Yasha Tovah has written 13 reviews for films rated ★★★★ during 2020.

  • The Little Girl Who Lives Down the Lane

    The Little Girl Who Lives Down the Lane

    This review may contain spoilers. I can handle the truth.

    I first saw this movie as a child, and I mentally filed it as one of those fuzzy memories that no one ever seems to share- more likely a dream that I mixed up with real life.

    Rediscovering it as an adult is wonderful. Jodie Foster's performance, especially for her age, is remarkably gritty. She grounds Rynn in reality, only for that reality to be subverted by the uncanny nature of her situation. Martin Sheen is almost unbearably creepy, he's…

  • Joshua

    Joshua

    I went into this movie expecting something dumb and schlocky, and got the exact opposite. The script creates a really engaging and tense family dynamic, further amplified by Vera Farmiga and Sam Rockwell's compelling performances. And aside from the antagonizing little boy, this is one of the most realistic and darkly funny portrayals of marriage and parenthood I've seen, and easily the best portrayal I've seen of postpartum depression. This isn't horror, it's a drama that stressed me out to the extreme.

  • Melancholia

    Melancholia

    I respect Kirsten Dunst's fat tits.

  • The Holy Mountain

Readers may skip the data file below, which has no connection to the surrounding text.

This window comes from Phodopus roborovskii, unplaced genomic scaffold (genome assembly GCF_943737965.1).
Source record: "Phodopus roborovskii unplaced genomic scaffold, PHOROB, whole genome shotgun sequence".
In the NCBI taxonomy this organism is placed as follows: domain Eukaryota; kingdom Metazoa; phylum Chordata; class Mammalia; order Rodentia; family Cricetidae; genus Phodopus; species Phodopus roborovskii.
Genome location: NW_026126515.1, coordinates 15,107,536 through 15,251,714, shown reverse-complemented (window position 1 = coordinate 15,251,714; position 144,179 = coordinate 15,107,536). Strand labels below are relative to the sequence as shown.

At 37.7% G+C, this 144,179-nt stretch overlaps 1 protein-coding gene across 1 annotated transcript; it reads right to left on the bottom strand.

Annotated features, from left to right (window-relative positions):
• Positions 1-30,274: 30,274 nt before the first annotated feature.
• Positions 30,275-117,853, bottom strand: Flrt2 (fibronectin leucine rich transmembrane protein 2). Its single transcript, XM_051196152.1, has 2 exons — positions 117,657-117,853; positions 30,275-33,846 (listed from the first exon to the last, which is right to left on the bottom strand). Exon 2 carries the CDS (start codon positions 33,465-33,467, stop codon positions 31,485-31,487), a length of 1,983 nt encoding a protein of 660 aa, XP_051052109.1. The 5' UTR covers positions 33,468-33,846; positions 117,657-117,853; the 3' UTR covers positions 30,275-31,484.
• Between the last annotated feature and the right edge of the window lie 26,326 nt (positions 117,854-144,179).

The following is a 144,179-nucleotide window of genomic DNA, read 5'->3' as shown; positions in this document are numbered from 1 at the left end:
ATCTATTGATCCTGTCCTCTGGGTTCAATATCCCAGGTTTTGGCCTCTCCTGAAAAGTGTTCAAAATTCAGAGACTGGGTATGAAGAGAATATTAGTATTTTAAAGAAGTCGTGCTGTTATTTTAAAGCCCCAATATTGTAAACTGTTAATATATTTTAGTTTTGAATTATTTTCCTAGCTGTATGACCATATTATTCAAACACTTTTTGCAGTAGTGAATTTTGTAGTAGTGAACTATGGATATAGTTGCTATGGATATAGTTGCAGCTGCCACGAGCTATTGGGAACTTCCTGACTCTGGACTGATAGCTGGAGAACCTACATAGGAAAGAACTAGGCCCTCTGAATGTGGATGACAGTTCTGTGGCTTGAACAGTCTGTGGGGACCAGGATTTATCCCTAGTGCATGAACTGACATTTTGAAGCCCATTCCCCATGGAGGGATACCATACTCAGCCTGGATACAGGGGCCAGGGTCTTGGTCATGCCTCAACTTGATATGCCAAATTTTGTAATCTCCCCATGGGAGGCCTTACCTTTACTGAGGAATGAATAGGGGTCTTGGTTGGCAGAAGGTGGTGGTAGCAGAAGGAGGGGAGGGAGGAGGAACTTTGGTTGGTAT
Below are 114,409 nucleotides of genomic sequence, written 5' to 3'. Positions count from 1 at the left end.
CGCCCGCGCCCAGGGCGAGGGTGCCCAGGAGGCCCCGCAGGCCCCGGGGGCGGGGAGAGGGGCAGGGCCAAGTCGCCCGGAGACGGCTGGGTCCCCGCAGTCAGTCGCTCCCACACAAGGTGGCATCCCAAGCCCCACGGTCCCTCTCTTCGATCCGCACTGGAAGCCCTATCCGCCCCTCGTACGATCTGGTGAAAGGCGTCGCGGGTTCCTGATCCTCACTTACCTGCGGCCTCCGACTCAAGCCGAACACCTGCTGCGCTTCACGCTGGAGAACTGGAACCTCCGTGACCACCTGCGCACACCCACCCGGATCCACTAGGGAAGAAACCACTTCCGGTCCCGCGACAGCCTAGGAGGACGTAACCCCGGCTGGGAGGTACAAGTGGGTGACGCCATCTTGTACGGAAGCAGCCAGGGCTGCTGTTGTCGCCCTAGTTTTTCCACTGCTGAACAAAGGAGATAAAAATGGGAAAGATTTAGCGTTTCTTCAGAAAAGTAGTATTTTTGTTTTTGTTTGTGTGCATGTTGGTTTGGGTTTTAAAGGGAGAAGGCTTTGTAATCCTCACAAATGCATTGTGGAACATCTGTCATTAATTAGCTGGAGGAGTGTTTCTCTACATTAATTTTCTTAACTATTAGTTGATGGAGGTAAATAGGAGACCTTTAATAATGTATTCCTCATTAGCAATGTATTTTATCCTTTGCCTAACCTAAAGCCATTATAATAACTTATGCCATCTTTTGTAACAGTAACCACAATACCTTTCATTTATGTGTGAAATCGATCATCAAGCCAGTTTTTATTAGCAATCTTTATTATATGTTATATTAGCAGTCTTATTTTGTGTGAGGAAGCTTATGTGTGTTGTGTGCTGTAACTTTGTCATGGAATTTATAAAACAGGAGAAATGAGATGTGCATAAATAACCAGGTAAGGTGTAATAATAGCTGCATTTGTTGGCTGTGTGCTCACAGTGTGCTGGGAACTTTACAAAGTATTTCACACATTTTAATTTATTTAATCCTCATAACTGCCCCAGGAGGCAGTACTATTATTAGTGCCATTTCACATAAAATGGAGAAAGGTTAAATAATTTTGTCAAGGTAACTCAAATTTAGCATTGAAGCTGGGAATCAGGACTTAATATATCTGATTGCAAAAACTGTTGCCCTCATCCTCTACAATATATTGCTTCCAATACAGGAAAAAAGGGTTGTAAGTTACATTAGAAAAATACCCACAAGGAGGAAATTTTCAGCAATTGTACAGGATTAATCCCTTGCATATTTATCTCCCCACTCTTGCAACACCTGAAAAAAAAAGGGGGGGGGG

The Holy Mountain

    Head empty, no thoughts. Jesus has a knife and the lizard is wearing a sombrero.

  • Jacob's Ladder

    Jacob's Ladder

    This film shaped western psychological horror, but instead of analyzing that I will simply say that Elizabeth Pena was really fucking hot in the nineties.

  • Salò, or the 120 Days of Sodom

    Salò, or the 120 Days of Sodom

    The only disturbing part of this Salo is the shit eating, you guys are just wimps. I actually just rewatched it because I'm waiting for someone to write an essay comparing the Epstein scandal to this film.

  • Perfect Blue

    Perfect Blue

    It's Black Swan better executed, a pop culture exploration of patriarchal violence and contemporary fame. It's a battle between reality and the idealized self, between adolescence and sexualization, that's still painfully relevant.

  • House

    House

    It's an unhinged technicolor farce of dream and nightmare, while also mocking post World War II conservatism and traditional coming-of-age stories. I want to live in an acid trip where teenage girls can be eaten by pianos.

  • FairyTale: A True Story

    FairyTale: A True Story

    very underrated kids movie

  • The Haunting of Hill House

    The Haunting of Hill House

    If you don't think of it as an adaptation of a book, it's an original horror series that has unusually good character development and remains engaging the whole time. I really loved the way the sixth episode was filmed. Absolutely nothing like the book though.

  • Personal Shopper

    Personal Shopper

    Definitely intriguing. Couldn't stop wondering about what it all meant for a few days.

  • Train to Busan

    Train to Busan

    Manages to make the tropes of the zombie genre feel fresh and exciting